“Varyag”, Russian cruiser, had a fascinating, rich and sad history. She will always be the pride of the Russian fleet.
Varyag used to be an Admiral Kuznetsov class multirole aircraft carrier of the Soviet Union. She was built in 1898 in Philadelphia and given to the fleet of the Russian Empire in 1900.
Some investigators believed that initially underdeveloped structure of the boilers and some defects in construction led to considerable decrease of speed which levelled its advantages. It was even decided to return the ship back to its constructors for repairing. However, in 1903 Varyag developed speed equal to the one shown during trial studies.
The ship is going to be descended into the water soon.
An after bridge.
Running tests in the Atlantic ocean.
Varyag on the Delaware river.
May 18 1901.
An engine crew.
After Varyag became a part of Russian fleet, it was based at Port Arthur.
During the Battle of Chemulpo Bay at the start of the Russo-Japanese War, Varyag under the command of Captain of the First Rank Vsevolod Rudnev accepted a badly unequal battle with the Japanese squadron of Admiral Uriu in a heroic attempt to break out from Chemulpo harbour February 9, 1904. Chemulpo was in neutral Korean waters. Admiral Uriu gave the Russian ships in harbor an written ultimatum to sail by 12:00 noon or be attacked in the harbor itself.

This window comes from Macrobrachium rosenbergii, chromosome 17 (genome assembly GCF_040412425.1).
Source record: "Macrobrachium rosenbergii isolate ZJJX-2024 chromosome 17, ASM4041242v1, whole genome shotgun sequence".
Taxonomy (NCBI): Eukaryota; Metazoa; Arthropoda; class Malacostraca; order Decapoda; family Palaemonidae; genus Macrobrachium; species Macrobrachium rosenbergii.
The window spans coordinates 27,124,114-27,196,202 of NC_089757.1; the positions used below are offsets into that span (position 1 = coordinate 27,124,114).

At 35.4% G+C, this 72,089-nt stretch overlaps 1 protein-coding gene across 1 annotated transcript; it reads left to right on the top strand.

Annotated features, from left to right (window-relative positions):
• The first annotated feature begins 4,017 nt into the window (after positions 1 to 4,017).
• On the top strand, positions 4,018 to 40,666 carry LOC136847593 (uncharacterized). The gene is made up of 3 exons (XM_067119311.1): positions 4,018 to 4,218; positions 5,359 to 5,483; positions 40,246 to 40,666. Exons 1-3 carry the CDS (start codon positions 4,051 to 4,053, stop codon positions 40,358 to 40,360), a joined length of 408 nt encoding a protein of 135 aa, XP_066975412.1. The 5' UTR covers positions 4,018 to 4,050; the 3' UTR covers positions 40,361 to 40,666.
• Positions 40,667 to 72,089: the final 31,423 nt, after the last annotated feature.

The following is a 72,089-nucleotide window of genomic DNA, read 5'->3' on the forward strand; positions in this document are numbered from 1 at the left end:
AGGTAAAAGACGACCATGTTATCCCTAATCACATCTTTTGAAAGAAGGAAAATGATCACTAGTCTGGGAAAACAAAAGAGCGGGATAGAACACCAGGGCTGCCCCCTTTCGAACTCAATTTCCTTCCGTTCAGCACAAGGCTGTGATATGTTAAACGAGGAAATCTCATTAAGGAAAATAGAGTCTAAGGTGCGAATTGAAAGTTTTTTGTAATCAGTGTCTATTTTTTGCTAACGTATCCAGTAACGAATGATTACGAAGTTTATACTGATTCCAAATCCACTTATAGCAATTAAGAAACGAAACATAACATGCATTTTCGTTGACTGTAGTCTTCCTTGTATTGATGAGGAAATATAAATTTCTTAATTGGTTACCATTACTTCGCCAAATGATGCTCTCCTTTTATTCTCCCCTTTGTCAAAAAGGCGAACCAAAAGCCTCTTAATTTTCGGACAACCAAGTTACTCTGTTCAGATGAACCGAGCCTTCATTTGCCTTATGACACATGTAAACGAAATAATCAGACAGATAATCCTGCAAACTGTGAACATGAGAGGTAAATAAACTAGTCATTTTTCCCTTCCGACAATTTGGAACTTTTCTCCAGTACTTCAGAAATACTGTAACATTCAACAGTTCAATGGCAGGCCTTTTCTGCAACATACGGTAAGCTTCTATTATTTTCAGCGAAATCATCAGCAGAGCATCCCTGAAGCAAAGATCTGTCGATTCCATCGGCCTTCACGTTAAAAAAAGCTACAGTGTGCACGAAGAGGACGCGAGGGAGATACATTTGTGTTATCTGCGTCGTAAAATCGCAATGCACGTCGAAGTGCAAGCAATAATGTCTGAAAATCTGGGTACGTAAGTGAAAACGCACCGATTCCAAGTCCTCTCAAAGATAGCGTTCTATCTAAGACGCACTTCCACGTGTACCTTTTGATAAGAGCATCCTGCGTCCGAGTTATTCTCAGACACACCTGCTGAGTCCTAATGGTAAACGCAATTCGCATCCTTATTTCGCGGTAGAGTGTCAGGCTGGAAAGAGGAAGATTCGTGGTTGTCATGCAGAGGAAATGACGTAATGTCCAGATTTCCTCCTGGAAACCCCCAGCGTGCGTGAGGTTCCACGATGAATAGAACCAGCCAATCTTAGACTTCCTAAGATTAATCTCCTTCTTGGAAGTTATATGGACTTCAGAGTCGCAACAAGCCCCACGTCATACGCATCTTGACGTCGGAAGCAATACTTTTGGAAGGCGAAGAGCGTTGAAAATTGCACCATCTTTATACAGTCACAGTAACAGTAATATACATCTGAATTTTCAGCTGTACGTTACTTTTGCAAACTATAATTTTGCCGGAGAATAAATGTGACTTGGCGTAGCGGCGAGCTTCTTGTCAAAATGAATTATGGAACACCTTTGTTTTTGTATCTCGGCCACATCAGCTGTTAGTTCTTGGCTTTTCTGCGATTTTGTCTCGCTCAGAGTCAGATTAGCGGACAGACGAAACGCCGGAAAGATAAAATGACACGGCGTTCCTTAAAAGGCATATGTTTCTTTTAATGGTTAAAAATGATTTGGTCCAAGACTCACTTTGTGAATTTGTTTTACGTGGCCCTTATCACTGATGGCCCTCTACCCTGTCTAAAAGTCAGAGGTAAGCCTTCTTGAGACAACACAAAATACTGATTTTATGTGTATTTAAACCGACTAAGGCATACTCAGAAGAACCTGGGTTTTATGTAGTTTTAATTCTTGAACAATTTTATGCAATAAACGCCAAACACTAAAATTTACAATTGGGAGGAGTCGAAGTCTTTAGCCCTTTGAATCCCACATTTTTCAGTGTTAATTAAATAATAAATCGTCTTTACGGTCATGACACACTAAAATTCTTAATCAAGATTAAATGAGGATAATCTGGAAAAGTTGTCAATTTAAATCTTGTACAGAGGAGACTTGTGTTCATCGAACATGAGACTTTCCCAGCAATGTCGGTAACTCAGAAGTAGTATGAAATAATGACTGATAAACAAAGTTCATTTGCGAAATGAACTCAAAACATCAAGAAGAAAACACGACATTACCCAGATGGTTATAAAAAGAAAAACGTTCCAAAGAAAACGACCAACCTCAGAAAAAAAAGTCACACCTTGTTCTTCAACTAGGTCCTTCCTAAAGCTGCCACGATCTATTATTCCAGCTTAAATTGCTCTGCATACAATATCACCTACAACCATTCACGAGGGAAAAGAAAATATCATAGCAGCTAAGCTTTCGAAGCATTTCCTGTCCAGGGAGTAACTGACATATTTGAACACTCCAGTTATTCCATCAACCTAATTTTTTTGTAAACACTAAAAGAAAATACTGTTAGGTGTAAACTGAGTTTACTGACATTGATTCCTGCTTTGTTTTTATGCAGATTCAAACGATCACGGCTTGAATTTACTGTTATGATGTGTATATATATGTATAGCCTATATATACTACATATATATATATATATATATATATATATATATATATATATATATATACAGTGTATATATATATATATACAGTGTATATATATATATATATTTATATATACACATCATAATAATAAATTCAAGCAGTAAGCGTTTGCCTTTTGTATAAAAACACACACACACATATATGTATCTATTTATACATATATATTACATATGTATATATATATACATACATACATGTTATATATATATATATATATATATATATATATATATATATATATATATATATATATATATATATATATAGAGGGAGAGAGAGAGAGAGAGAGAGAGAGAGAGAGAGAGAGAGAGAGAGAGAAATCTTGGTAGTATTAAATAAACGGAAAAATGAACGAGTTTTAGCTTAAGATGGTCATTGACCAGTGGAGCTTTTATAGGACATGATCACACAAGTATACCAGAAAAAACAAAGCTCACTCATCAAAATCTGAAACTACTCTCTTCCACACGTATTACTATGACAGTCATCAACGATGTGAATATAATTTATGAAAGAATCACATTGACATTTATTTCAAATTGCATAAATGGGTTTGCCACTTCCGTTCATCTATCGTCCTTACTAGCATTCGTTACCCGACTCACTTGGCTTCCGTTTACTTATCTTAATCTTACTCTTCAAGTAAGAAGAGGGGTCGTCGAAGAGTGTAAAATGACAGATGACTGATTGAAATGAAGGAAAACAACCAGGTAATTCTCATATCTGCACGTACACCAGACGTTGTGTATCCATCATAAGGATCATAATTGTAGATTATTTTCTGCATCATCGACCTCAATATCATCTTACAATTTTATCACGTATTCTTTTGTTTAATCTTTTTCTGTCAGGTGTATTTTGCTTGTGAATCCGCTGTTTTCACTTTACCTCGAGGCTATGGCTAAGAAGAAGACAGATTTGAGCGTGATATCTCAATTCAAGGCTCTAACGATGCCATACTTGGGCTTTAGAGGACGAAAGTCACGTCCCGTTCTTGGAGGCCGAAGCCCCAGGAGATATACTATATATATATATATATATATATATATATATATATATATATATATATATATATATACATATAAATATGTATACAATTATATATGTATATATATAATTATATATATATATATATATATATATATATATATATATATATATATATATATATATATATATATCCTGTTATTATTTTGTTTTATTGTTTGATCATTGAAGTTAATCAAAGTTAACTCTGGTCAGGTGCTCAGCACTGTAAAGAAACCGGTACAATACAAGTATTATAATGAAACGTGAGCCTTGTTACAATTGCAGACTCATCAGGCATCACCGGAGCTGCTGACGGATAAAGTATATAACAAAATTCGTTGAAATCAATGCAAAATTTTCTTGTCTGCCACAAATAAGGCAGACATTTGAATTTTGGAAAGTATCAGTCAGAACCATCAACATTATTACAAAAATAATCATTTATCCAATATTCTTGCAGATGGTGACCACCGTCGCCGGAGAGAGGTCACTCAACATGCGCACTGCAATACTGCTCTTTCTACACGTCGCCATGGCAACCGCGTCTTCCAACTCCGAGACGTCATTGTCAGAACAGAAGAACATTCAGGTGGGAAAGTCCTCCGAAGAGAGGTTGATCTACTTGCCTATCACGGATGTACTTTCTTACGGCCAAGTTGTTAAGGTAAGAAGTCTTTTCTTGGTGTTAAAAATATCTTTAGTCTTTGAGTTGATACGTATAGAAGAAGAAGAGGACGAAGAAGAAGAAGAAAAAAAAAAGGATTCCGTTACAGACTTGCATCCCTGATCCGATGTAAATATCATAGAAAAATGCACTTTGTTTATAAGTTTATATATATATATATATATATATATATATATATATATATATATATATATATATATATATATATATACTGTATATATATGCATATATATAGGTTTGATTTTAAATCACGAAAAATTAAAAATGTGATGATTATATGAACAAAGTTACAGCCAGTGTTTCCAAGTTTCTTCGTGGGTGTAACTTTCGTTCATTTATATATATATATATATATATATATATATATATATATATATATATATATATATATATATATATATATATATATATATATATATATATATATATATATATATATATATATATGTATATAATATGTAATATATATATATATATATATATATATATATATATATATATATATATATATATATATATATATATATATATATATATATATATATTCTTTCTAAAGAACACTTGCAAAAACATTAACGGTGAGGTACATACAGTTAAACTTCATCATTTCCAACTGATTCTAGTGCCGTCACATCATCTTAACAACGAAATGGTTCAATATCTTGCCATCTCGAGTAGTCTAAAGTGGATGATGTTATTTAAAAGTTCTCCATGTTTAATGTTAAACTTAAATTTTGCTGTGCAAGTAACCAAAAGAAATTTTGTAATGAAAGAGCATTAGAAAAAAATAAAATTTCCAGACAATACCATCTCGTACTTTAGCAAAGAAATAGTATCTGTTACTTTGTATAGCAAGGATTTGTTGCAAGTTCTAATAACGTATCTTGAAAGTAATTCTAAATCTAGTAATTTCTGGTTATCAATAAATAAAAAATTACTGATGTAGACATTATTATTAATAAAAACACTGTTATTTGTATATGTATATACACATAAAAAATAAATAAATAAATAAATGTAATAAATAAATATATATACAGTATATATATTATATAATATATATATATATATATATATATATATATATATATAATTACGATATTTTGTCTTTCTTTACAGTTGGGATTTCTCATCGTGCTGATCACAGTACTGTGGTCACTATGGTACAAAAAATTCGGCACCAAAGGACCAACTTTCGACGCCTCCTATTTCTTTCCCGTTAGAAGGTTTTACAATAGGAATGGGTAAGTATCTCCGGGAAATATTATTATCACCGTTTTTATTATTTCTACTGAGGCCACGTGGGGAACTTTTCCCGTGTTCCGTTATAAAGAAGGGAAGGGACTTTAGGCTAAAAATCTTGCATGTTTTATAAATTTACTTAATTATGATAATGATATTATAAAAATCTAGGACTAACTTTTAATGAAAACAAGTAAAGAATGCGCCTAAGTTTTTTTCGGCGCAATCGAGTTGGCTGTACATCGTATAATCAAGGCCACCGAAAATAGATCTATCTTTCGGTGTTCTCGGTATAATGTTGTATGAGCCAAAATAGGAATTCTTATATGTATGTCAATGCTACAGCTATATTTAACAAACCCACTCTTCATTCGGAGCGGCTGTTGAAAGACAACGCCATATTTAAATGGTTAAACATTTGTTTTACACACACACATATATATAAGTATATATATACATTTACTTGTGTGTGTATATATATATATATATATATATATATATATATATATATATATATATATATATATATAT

Captain Rudnev made a sortie, accompanied by the gunboat Koreets; having lost 31 men dead, 191 injured (out of 570) and outgunned, both ships returned to harbor by 1:00 p.m., the crew decided not to surrender, but to sink the ship. The crew was saved by transferring them to the British cruiser Talbot, the French cruiser Pascal, and the Italian cruiser Elba; the captain of the American cruiser Vicksburg declined doing so as a violation of U.S. neutrality.
The Varyag was later salvaged by the Japanese and repaired. She served with the Imperial Japanese Navy as light cruiser Soya.
During First World War Russia and Japan became allies. In 1916 Soya was purchased back by Russia and shifted to Vladivostok. She was named Varyag again.
In 1917 the ship was transferred to the United Kingdom for the purpose of its repairing but was confiscated as the Soviet government refused to pay for the work done. In 1925 it sank down next to the coast of the Irish sea. Some metal constructions of the ship were removed by local inhabitants. Later Varyag was exploded.